We visited with Jack and Penny often after that. Because I was the only nurse in the neighborhood, I became the liaison between them and the doctors and the neighbors.

Penny wanted it that way. She wanted me to be part of the decisions and to pass on news to their friends. So as I contacted the neighbors, they always wanted to know about Jack’s condition, and to have their greetings carried back to him.

We invited Jack’s friends and the neighbors to pray for him. Most of them attended one of the area churches, if irregularly, somewhere in the community, and were pleased to be part of Jack’s prayer support.

As the disease progressed, Jack had some difficult and dark days, but on one occasion when he came home from the hospital, the neighbors wanted to celebrate. We had a big “Jack is Back!” party. Jack’s neighbor across the street, a retired vice president from Ford Motor Company and his wife, wanted to have it in their home, and they put up a huge banner that said, “JACK IS BACK!” It was a wonderful evening.

As the party drew to a close, my husband suggested that we gather for a prayer of thanksgiving. We had been praying individually, and now we gathered in a circle to pray together, thanking God for Jack and for keeping him in His care. Don’s prayer was a special moment in the evening, and drew us all a little closer.

We saw Jack and Penny often over the next months and, finally, as we could see the end drawing nearer, we prayed especially for God’s sustaining presence. Jack told me, just before he died, that he had a new understanding and a new relationship with God through all of this. “I’ve attended church most of my life, but I really never knew God, until now.” He had peace to the end.

Prayerwalking has three different approaches or levels. First, it’s just walking down the sidewalk, praying for others, taking cues from whatever or whoever we see, and asking the Lord to guide our prayers and to open the hearts of those for whom we’re praying. You probably won’t actually make contact with them at this time, but you’re praying and taking them before the throne of the universe.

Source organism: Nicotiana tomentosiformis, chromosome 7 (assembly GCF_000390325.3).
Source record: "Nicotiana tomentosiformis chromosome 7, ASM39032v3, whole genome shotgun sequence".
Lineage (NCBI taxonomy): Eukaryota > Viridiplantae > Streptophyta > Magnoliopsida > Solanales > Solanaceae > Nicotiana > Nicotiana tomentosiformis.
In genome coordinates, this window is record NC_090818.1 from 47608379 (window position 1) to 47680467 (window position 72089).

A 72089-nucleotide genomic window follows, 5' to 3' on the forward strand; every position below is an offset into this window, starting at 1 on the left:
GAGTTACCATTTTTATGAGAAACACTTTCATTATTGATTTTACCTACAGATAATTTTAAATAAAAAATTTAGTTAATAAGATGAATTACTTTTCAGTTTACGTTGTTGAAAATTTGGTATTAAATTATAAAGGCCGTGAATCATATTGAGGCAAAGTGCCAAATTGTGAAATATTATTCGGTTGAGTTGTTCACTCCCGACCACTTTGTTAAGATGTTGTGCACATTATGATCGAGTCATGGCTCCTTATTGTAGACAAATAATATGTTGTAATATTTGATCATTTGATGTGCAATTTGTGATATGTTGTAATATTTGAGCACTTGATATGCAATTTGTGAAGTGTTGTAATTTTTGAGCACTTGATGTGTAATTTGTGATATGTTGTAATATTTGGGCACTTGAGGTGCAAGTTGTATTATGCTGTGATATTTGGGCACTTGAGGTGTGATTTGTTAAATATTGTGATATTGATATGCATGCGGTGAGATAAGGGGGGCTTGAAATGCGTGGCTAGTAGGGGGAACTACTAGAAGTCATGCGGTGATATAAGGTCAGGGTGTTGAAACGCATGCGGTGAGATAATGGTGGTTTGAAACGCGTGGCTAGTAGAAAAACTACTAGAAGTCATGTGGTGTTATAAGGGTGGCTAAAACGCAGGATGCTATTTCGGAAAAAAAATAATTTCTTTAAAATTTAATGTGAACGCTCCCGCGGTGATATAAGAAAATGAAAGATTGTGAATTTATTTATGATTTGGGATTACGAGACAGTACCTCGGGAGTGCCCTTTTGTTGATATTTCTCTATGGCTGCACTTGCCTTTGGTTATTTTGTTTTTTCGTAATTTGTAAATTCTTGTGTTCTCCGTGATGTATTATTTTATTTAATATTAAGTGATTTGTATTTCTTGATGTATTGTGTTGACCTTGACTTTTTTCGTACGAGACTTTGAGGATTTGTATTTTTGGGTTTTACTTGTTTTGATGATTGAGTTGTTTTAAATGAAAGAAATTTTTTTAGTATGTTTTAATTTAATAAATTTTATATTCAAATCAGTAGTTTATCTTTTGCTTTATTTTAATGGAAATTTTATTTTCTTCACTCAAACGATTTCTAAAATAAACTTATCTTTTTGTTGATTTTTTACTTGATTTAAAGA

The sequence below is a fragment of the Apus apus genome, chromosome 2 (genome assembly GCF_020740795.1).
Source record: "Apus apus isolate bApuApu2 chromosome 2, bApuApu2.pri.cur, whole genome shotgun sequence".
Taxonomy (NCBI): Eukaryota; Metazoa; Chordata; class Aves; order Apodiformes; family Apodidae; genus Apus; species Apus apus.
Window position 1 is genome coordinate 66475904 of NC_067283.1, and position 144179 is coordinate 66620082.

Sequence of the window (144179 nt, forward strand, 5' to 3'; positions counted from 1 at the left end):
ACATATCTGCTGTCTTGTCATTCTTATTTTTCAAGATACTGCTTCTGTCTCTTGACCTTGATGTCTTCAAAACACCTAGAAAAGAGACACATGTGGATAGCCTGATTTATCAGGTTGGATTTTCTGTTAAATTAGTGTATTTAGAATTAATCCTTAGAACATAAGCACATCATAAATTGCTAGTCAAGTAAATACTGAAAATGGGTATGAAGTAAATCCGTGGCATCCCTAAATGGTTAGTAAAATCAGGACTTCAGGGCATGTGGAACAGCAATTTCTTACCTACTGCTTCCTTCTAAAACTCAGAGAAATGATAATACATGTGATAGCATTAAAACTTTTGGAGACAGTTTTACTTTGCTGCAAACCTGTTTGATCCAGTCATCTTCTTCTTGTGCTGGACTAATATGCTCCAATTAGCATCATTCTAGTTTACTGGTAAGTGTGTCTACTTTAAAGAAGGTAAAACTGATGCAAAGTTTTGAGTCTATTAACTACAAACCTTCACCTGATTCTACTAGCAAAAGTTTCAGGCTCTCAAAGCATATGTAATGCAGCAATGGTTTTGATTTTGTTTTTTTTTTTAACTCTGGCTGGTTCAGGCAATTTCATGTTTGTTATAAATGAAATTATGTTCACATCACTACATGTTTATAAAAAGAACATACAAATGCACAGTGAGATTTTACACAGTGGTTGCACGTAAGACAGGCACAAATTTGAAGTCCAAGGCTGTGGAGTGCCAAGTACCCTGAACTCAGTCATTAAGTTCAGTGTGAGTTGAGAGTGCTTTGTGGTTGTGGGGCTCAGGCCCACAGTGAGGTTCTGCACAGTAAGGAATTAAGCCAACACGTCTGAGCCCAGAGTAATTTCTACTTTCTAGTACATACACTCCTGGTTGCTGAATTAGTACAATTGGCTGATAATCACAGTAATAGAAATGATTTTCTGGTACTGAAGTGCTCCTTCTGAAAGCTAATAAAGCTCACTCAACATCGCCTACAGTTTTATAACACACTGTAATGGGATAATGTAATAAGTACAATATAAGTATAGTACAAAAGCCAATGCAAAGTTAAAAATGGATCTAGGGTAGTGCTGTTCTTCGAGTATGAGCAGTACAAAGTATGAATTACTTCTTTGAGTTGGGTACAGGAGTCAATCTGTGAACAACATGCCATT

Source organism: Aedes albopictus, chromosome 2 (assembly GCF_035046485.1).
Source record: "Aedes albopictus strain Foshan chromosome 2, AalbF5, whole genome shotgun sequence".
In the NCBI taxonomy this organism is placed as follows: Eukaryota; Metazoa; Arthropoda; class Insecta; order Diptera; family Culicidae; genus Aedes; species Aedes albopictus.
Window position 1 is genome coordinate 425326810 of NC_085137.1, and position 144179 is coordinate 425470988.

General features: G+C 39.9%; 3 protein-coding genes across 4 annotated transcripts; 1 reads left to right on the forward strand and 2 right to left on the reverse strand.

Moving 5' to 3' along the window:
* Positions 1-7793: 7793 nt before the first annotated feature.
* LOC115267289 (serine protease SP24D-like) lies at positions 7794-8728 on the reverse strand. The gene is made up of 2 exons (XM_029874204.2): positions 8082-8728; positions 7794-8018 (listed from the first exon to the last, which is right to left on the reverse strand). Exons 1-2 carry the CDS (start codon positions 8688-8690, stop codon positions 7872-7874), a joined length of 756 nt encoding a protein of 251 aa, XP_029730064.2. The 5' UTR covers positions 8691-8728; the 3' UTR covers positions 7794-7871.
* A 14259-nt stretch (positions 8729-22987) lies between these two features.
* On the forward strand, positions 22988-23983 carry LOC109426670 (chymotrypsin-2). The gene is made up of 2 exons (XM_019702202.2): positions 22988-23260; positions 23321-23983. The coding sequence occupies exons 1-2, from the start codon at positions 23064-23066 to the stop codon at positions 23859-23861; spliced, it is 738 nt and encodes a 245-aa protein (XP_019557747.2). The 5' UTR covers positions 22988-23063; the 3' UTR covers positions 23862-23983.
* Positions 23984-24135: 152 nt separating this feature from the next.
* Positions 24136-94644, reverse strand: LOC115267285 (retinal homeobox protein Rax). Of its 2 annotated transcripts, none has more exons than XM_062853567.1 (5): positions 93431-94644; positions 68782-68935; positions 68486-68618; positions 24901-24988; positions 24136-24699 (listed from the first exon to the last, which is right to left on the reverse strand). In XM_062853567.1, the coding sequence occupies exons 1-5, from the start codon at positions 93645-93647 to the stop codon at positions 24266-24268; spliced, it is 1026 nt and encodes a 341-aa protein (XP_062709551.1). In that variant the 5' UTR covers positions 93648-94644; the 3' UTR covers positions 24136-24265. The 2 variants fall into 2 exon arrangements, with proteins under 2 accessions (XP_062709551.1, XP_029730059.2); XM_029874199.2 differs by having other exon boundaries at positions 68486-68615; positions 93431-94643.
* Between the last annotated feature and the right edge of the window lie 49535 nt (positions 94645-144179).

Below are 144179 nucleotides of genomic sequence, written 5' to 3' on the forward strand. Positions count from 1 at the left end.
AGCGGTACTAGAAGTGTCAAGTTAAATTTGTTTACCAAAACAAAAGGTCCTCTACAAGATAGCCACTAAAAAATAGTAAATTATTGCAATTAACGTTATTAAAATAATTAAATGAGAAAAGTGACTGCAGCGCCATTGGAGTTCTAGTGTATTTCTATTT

Spend time with God — talking to Him about His people, before you ever spend time with people — speaking to them, or doing anything for them — for the Kingdom.


There is a second type of prayerwalking, involving some contact with those for whom you’re praying. Maybe you see someone in their yard and have an opportunity to visit and introduce yourself; you might tell them
that you’re just out walking and praying. You could ask them if they have any special prayer needs so you can be specific in your prayers.

The third level of ministry in prayer walking is to be alert for someone you can lead to Christ, as the occasion presents itself. This doesn’t happen as often, but it can make obvious that this casual walk is really Kingdom Business.

As a steward for the Kingdom, I encourage you to be deliberate in using prayer as one of your stewardship tools. Keep a record of how God works through your prayers as you represent Him to those in your sphere of influence.

This article was adapted from Ruthie’s book, Bridges 101, “The Safest Place to Be,” pages 51–55.

Ruthie Jacobsen served as prayer coordinator for the North American Division from 1995 to 2018.